The Hill of Tara is a site of great significance in Irish history and mythology. While a passage tomb was built there in the late Stone Age, the site became truly significant during the Iron Age (600 BC to 400 AD) and into the Early Christian Period when it rose to supreme prominence as the seat of the high kings of Ireland. It was a critical site where all old Irish roads led to, and even St. Patrick himself visited in the fifth century.
As Christianity became dominant over the following centuries, Tara's importance shifted to a more symbolic role. While the halls and palaces have disappeared, there are still remarkable sights to be seen at the Hill of Tara. One example is the Lia Fáil, the great coronation stone and one of the four legendary treasures of the Tuatha Dé Danann, which stands proudly on the monument known as An Forradh.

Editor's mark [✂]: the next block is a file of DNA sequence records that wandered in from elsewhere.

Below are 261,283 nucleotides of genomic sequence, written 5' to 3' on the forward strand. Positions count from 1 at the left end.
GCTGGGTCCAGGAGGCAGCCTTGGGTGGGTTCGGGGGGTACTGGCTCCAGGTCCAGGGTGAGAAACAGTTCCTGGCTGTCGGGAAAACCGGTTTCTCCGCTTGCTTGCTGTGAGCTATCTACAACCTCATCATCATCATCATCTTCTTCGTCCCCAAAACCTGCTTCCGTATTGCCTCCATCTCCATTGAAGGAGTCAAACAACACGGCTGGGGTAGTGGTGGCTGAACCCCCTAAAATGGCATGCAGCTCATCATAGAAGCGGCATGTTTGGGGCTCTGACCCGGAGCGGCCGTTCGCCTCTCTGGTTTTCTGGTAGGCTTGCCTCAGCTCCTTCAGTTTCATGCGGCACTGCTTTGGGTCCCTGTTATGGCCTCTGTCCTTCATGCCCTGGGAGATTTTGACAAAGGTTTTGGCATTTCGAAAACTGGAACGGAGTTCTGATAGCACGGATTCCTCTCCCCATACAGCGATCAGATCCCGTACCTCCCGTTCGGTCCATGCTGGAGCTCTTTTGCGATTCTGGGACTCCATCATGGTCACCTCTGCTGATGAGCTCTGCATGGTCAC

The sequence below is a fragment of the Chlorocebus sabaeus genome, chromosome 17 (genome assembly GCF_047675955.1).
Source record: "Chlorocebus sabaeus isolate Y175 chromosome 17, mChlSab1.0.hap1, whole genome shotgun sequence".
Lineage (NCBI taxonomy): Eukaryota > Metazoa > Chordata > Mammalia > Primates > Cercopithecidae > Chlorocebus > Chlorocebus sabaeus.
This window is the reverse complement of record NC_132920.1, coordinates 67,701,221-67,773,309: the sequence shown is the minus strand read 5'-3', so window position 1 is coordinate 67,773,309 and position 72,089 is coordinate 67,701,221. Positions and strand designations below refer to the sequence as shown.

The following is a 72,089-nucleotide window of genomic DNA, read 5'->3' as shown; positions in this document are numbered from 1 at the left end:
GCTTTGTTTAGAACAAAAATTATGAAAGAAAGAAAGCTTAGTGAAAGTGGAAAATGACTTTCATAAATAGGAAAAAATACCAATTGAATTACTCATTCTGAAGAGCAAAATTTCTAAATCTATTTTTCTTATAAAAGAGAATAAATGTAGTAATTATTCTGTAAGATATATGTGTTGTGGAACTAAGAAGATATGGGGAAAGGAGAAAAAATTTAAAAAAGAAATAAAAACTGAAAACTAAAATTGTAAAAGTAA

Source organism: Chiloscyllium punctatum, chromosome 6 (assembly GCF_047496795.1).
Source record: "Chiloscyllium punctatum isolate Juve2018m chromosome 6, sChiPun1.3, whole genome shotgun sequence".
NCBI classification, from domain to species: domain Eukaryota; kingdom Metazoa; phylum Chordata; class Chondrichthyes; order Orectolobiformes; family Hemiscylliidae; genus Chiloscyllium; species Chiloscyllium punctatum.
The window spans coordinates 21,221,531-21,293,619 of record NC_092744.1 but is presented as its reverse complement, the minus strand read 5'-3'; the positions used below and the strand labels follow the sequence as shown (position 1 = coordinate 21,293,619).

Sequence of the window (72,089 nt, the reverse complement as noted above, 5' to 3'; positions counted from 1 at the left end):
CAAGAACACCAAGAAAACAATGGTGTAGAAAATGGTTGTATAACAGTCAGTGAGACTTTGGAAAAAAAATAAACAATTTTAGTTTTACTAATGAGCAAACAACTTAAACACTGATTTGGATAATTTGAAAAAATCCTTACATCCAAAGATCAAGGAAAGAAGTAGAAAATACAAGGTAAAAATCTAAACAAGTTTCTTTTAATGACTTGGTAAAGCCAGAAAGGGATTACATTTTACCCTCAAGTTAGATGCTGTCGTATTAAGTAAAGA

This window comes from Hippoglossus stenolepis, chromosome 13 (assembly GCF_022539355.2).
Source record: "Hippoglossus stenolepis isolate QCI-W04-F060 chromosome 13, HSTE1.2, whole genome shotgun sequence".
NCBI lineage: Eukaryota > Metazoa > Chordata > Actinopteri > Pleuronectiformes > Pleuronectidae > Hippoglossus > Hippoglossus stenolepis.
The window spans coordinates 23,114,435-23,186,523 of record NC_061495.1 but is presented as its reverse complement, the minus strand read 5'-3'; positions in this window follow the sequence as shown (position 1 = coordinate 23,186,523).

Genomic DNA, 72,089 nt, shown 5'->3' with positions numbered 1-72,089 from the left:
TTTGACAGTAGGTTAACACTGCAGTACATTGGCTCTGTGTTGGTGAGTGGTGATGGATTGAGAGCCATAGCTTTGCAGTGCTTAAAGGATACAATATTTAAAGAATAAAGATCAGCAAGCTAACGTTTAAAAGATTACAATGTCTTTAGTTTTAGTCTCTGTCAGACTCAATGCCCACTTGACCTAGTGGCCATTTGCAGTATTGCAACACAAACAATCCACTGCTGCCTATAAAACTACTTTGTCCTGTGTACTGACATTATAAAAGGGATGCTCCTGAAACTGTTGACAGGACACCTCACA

Guided tours of the site offer visitors a chance to learn about the regal history of this exceptional place and imagine its former splendour. Visitors can explore the earthworks that remain and gain a deeper understanding of the site's cultural and historical significance. The Hill of Tara is a fascinating destination for anyone interested in ancient Irish history, mythology, and archaeology.
In summary, the Hill of Tara is an essential destination for anyone interested in Irish history and mythology. With its significance dating back to the late Stone Age, the Hill of Tara became the seat of the high kings of Ireland during the Iron Age and into the Early Christian Period. Visitors can explore the site's earthworks and see remarkable sights like the Lia Fáil, while guided tours offer a deeper understanding of the site's regal history and former splendour.